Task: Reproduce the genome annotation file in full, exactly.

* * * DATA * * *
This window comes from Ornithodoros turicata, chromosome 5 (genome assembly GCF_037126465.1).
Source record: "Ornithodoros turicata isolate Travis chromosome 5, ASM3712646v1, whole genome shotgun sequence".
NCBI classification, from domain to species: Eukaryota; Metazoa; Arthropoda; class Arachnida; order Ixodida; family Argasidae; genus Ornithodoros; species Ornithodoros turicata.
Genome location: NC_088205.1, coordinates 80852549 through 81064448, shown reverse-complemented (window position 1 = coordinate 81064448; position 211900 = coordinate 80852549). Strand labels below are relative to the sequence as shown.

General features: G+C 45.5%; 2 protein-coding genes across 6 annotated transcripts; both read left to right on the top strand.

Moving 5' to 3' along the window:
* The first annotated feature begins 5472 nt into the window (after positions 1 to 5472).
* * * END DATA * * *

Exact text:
This window comes from Ornithodoros turicata, chromosome 5 (genome assembly GCF_037126465.1).
Source record: "Ornithodoros turicata isolate Travis chromosome 5, ASM3712646v1, whole genome shotgun sequence".
NCBI classification, from domain to species: Eukaryota; Metazoa; Arthropoda; class Arachnida; order Ixodida; family Argasidae; genus Ornithodoros; species Ornithodoros turicata.
Genome location: NC_088205.1, coordinates 80852549 through 81064448, shown reverse-complemented (window position 1 = coordinate 81064448; position 211900 = coordinate 80852549). Strand labels below are relative to the sequence as shown.

General features: G+C 45.5%; 2 protein-coding genes across 6 annotated transcripts; both read left to right on the top strand.

Moving 5' to 3' along the window:
* The first annotated feature begins 5472 nt into the window (after positions 1 to 5472).